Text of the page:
From: Doug Ewell (firstname.lastname@example.org)
Date: Thu May 06 2004 - 01:11:17 CDT
Peter Kirk <peterkirk at qaya dot org> wrote:
> Well, because Latin was encoded first, Fraktur was not separately
> encoded as derived from Latin. But if, by some historical accident,
> Fraktur had been encoded first, would it have been necessary to encode
> Latin separately, or could they have been unified?
As I've said before, I don't know enough about the historical
relationship between Phoenician and Hebrew to get involved in this
bloodbath. But for the life of me, I can't figure out how Fraktur keeps
getting dragged into it. For heaven's sake, it's not THAT
unrecognizably different from Antiqua.
Since the gauntlet had been thrown down, I did go ahead and format some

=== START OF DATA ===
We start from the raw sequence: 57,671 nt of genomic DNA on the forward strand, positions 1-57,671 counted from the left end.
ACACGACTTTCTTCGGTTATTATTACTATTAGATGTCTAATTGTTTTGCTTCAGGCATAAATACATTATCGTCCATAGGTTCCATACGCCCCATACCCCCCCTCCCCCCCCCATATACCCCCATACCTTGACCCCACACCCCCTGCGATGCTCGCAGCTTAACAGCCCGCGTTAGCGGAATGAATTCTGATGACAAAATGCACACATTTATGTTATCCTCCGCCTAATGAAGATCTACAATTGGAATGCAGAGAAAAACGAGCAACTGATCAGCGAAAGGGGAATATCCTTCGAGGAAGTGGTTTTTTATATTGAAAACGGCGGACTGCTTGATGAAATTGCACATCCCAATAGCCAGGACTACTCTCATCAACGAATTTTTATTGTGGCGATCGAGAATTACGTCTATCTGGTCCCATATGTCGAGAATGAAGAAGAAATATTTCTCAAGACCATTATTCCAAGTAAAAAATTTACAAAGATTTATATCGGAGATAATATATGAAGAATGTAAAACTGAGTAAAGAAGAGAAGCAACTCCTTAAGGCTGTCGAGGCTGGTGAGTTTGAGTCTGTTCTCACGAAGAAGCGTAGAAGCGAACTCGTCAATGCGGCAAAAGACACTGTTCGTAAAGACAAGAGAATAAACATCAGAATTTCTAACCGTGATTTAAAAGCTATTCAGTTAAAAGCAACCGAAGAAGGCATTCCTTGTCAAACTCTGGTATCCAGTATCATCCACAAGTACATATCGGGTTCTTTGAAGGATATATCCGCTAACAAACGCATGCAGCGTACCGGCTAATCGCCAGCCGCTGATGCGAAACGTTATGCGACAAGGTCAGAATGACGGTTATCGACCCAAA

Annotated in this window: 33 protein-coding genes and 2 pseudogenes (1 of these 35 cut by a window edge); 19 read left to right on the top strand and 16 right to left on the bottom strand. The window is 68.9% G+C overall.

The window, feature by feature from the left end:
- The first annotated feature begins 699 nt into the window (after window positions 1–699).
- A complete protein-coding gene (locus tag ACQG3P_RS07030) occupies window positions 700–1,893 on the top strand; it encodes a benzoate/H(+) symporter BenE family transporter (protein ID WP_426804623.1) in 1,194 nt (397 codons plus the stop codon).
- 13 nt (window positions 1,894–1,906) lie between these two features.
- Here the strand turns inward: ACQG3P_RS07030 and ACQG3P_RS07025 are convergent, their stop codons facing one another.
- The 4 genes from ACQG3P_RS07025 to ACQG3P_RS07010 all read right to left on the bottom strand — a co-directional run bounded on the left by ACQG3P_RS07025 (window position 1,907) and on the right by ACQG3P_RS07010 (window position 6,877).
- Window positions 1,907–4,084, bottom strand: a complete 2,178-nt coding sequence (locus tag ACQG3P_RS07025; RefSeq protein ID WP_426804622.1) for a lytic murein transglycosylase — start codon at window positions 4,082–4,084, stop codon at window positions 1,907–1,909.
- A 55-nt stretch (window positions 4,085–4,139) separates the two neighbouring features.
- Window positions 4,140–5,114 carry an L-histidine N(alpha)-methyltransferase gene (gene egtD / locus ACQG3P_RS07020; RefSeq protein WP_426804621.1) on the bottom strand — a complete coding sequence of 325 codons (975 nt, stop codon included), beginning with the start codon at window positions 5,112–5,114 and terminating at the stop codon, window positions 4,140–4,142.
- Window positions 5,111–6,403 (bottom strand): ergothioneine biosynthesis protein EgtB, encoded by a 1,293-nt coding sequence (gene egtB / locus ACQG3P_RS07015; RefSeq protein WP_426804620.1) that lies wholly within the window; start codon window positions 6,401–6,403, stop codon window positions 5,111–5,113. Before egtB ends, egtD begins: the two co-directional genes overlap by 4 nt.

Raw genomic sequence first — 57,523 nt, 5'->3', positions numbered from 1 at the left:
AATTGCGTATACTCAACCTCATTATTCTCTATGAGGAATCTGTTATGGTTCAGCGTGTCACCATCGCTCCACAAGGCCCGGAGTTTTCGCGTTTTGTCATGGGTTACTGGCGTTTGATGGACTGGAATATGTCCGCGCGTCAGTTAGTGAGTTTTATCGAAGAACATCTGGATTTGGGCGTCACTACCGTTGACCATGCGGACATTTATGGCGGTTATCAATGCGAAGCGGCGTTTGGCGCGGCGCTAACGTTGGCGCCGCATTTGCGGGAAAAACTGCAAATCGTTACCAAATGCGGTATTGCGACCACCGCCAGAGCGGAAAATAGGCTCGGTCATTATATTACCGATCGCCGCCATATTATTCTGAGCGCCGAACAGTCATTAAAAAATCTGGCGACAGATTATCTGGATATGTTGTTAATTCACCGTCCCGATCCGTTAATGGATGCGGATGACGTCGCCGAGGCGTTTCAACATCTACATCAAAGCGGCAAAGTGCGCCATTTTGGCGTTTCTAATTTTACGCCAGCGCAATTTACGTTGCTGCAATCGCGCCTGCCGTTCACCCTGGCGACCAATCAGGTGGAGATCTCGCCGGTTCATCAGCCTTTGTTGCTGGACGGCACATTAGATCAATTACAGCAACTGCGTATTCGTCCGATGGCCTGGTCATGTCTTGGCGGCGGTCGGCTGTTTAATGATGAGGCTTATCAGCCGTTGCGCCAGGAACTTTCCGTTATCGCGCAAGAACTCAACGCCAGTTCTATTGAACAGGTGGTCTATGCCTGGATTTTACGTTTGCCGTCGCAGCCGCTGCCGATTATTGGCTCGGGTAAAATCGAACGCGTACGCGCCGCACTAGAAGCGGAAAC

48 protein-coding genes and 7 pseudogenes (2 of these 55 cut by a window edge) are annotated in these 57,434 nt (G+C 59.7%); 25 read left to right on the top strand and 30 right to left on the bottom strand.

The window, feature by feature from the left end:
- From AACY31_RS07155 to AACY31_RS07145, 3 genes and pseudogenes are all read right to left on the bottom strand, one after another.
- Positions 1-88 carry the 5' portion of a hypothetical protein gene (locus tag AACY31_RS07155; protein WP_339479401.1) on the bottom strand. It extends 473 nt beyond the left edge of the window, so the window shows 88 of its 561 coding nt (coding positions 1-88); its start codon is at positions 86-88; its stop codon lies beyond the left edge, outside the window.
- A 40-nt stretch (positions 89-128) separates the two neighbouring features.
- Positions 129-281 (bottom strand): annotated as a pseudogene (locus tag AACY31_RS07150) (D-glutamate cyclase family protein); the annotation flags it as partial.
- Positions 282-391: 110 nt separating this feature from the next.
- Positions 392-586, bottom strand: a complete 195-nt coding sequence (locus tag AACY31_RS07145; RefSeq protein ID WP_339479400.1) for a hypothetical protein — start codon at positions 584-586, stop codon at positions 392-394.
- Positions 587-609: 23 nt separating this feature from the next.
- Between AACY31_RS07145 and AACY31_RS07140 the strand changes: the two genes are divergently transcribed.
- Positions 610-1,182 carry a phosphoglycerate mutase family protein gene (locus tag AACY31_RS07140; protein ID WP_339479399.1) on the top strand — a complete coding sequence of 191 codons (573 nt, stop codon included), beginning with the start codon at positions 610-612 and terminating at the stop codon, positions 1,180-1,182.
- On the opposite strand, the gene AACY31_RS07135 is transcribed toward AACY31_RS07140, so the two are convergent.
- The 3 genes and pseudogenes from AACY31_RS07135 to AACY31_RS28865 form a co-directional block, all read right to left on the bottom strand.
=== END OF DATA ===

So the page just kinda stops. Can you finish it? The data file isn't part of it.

Vietnamese text samples in Fraktur or Sütterlin, and showed the samples
to a Vietnamese co-worker who moved to the U.S. sometime after high
school. He had absolutely no problem reading the Fraktur, and said
there are plenty of examples of Fraktur in Vietnam (mostly decorative,
or in documents from the 1950s and earlier). He couldn't understand the
Sütterlin at all, but did recognize it as handwriting and not, say, a
secret code or child's doodling. Admittedly, this is a person who is
interested in linguistics and Unicode.
This archive was generated by hypermail 2.1.5 : Fri May 07 2004 - 18:45:26 CDT